Estimates vary, but research shows that 40% to 90% of detainees in penal institutions worldwide suffer from mental illness. That percentage is extremely high when compared to the prevalence among the general population, where ‘only’ 18% to 29% experience psychological problems. According to Assistant Professor of Jurisprudence Maartje Krabbe, it is high time that this topic be addressed on a global level. In Mental Health and Criminal Justice, Krabbe and colleagues examine the precarious situation of prisoners worldwide.
Krabbe: “The numbers are so disproportionately high that mental health should be a dominant factor in our criminal justice system by now. And yet this is far from true: my analysis shows that the system fails this group on all fronts. There is often too little budget, inadequate mental health care and limited staff training.”
High recidivism rates
The result is that the mental state of many of these prisoners deteriorates in prison, which makes their reintegration more difficult. Krabbe: “Recidivism among former detainees with mental health problems is relatively high worldwide. That is not only unsafe but expensive. Research shows that the costs of habitual repeat offending are often much higher than the costs of providing treatment and support to a prisoner with mental health problems.”
Moreover, Krabbe points out, the current system violates global treaties and UN rules. “Prisoners have their freedom taken away, but that doesn’t mean they have no rights as psychiatric patients. In principle, this group is entitled to treatment of the same quality as people outside prison receive. On a global scale, however, this requirement is very rarely met. Many people do not receive the treatment to which they are entitled. That makes their reintegration more difficult because they are kept in an inappropriate system.”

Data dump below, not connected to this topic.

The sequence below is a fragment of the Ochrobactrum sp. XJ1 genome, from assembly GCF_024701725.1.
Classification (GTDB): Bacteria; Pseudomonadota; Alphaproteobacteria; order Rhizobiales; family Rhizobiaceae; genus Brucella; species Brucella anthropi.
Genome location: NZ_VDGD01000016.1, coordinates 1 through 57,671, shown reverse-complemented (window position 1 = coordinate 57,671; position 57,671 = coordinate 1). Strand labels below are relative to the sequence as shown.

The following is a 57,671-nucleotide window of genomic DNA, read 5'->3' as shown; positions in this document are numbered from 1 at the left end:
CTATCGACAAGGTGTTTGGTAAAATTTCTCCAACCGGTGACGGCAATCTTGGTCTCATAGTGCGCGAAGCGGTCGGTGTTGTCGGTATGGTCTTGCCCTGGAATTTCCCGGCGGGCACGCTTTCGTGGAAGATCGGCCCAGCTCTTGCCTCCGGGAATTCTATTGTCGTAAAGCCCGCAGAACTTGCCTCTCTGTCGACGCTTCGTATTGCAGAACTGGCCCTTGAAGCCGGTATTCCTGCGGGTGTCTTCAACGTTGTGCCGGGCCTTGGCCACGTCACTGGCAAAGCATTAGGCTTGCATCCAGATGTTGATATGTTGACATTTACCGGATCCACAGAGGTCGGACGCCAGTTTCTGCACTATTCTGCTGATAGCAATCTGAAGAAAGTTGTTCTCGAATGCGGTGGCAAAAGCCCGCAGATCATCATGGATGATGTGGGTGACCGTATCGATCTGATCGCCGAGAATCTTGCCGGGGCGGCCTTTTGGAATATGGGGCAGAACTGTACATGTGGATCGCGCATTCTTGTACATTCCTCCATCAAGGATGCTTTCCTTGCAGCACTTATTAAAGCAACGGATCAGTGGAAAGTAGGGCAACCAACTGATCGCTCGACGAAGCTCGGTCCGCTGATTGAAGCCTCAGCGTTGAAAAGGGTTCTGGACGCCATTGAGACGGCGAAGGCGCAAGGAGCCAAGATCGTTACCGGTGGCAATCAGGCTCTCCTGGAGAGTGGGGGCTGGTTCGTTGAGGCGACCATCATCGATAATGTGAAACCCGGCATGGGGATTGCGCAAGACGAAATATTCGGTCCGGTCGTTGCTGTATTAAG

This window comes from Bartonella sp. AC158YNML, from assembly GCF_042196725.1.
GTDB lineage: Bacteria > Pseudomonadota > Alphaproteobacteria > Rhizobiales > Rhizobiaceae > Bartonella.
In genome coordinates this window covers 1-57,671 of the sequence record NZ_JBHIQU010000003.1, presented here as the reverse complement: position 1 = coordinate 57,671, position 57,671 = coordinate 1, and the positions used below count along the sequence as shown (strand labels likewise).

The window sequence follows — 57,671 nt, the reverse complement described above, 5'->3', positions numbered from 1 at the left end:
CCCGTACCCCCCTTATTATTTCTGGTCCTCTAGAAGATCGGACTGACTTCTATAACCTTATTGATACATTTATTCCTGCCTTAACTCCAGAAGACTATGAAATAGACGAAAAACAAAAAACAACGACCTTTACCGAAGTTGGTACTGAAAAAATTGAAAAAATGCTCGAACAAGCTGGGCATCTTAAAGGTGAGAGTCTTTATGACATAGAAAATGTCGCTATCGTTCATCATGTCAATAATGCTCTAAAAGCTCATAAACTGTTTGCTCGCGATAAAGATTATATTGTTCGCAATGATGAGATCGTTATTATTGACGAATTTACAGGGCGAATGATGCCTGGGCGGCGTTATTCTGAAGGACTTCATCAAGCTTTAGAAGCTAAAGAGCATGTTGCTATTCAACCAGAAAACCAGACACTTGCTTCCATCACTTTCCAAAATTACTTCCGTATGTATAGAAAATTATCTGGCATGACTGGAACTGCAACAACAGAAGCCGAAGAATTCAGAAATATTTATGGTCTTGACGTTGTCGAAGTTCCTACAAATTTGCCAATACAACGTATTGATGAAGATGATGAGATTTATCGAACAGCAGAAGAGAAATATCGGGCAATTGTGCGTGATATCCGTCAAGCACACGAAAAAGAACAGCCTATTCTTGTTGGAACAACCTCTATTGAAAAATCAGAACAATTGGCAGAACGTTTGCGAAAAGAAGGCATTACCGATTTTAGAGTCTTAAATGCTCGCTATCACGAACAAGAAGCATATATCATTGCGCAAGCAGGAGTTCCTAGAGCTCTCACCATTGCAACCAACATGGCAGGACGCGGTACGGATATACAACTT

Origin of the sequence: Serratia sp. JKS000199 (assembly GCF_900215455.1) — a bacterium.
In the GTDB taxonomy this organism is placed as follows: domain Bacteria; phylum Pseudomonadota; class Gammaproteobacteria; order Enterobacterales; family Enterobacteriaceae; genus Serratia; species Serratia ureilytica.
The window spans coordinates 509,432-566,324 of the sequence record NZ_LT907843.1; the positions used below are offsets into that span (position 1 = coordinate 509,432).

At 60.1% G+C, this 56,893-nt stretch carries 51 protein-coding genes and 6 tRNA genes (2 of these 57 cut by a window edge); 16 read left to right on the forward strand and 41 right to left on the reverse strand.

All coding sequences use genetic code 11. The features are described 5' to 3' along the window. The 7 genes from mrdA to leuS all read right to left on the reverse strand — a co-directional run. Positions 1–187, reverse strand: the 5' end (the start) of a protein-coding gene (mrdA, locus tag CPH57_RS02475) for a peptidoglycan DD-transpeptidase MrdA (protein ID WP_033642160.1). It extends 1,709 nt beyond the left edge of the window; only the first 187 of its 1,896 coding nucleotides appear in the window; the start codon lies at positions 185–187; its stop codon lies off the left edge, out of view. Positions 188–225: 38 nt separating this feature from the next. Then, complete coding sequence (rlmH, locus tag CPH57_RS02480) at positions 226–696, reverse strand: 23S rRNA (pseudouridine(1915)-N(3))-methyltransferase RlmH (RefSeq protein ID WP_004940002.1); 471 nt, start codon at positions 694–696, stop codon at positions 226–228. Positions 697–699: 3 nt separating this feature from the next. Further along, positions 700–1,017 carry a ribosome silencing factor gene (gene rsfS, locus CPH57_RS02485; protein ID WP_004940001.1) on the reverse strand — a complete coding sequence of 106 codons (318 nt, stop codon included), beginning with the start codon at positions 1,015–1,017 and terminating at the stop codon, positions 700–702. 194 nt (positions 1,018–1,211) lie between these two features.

In their edited volume, Krabbe and colleagues address various aspects of the issue. Among these, they address which international rules are supposed to protect prisoners in theory but fail in practice. They also look at the specific situations in countries such as the Netherlands, Germany, Japan, the United States and Brazil. This reveals that fundamental errors are made in almost every country. The fact that suspects with psychological problems are less resilient during the criminal process leads to many wrongful convictions and – in the United States – even to the wrongful imposition of the death penalty."
"Chile, Hungary and the United States, among others, report that prisoners with mental health problems are more likely to be mistreated by prison officials because they cannot keep up in the system. Greece, Hungary and Portugal report that prisoners with mental health problems are often incarcerated for much longer than necessary, for example because there is no other place for them. The WHO reports that in many countries prisons are ‘dumping grounds’ for people with mental health problems, including those who have not committed any crime. In Japan, it is so difficult to prove that someone is of unsound mind that many suspects with mental health problems end up in prison regardless.
The researchers also point out that there are many solutions to these problems. “International organisations and previous publications make it clear what can be done,” says Krabbe. “But all those solutions require both policy and money. The focus should be on providing a good place for defendants and prisoners with psychological problems, one with adequate treatment and expert staff. That will reduce the costs of reintegration in the long term, but it is also above all more humane, in line with human rights and contributing to a safe society.”
Want to know more? Please contact:
- Maartje Krabbe, maartje.krabbe [at] ru.nl
- Radboud University Science Communication(verwijst naar een andere website); (024) 361 6000; media [at] ru.nl